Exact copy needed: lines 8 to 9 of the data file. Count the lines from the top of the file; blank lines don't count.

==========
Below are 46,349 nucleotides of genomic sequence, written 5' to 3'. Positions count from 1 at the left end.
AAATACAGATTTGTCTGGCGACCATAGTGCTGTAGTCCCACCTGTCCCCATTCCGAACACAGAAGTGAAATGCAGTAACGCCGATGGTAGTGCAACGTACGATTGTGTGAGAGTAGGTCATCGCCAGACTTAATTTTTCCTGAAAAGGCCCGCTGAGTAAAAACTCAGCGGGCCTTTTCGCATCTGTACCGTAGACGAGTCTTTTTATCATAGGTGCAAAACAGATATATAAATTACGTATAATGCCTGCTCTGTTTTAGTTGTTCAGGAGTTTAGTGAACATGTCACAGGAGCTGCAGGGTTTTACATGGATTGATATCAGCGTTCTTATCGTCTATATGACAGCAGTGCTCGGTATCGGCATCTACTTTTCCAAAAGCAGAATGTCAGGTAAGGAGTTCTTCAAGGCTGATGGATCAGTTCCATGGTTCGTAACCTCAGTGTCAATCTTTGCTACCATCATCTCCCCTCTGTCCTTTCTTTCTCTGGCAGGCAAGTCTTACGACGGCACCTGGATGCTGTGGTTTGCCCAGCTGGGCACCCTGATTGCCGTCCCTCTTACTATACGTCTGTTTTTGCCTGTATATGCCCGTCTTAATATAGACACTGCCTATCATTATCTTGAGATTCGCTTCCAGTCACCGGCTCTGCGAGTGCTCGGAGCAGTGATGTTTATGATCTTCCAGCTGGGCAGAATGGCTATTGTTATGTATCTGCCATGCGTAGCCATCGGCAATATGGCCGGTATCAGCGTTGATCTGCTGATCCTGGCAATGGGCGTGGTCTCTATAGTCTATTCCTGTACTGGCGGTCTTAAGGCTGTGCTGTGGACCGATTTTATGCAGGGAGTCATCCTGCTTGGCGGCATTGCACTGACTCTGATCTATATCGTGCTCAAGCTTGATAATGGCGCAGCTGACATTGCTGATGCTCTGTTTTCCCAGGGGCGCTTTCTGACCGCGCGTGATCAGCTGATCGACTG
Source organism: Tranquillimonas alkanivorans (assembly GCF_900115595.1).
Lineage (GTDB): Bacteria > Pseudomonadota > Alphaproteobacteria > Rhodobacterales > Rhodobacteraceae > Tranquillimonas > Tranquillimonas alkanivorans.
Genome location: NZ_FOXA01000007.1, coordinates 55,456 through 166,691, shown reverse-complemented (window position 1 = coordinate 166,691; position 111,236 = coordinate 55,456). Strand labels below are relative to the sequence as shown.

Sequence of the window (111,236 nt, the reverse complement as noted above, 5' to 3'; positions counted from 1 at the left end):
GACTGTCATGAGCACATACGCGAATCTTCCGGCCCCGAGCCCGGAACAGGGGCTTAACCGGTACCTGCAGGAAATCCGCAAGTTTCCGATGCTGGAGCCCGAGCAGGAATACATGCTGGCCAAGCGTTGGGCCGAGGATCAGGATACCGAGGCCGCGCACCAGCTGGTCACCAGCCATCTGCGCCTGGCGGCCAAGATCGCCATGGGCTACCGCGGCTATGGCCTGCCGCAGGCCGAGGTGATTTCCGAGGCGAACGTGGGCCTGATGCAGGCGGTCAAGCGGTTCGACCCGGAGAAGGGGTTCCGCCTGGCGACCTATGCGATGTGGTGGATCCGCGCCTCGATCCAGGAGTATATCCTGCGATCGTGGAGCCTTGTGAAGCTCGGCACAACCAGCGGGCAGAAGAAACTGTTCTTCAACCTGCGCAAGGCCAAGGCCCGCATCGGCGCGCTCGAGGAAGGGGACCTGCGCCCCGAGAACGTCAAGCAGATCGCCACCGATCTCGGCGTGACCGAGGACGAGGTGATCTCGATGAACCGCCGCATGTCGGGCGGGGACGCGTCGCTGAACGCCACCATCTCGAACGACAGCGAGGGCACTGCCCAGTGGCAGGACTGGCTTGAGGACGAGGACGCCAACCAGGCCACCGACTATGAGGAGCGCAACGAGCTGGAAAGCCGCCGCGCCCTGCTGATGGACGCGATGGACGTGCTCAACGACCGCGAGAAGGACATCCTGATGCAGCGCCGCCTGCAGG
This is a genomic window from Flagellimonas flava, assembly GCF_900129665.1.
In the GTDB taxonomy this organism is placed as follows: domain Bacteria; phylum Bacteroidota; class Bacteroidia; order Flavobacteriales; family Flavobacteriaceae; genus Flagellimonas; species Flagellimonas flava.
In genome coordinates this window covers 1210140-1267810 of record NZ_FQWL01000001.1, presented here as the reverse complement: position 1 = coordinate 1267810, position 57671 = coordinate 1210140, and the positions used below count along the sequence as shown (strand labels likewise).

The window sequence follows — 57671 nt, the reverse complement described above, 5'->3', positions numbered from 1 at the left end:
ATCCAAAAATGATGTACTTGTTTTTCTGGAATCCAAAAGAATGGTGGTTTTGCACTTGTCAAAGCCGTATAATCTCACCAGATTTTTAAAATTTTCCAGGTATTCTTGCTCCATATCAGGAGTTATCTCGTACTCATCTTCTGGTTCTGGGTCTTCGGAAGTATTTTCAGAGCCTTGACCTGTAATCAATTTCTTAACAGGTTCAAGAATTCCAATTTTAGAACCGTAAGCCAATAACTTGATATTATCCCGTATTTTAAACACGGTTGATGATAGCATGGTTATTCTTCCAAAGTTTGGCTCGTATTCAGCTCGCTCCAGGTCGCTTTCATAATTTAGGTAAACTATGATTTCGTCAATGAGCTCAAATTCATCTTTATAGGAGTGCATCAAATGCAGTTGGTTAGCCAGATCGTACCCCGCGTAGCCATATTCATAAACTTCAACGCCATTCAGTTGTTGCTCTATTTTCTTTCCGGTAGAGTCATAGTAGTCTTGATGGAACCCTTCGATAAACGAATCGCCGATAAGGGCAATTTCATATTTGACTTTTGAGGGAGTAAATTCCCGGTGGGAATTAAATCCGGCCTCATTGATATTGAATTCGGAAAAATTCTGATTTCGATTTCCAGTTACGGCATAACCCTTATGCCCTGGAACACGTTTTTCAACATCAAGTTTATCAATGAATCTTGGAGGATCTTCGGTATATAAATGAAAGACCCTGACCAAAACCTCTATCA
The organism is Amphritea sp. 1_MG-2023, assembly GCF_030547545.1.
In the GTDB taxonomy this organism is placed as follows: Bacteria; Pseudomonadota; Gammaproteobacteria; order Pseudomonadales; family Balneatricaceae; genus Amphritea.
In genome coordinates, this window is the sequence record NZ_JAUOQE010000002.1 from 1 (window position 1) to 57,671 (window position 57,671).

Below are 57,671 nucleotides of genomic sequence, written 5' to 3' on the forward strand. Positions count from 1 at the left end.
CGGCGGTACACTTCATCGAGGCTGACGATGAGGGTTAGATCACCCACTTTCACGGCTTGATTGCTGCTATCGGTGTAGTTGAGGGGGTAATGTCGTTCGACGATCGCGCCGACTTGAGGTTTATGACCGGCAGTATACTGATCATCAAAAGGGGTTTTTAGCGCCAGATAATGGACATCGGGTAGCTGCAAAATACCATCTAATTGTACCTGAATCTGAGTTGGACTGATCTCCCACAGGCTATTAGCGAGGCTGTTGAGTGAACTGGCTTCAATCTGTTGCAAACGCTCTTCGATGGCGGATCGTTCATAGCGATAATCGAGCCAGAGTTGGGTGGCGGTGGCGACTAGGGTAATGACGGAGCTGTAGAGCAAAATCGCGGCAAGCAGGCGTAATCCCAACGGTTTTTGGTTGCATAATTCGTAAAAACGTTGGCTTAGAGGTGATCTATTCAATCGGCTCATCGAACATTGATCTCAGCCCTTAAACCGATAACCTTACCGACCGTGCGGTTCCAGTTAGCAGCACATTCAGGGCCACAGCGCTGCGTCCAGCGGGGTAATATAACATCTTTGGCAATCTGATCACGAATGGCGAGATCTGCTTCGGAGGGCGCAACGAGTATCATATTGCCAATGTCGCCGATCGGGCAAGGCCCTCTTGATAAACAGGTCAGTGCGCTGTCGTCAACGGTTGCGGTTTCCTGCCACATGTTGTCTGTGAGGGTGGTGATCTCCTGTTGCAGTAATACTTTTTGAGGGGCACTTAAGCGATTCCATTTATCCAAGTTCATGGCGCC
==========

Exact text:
This is a genomic window from Flagellimonas flava, assembly GCF_900129665.1.
In the GTDB taxonomy this organism is placed as follows: domain Bacteria; phylum Bacteroidota; class Bacteroidia; order Flavobacteriales; family Flavobacteriaceae; genus Flagellimonas; species Flagellimonas flava.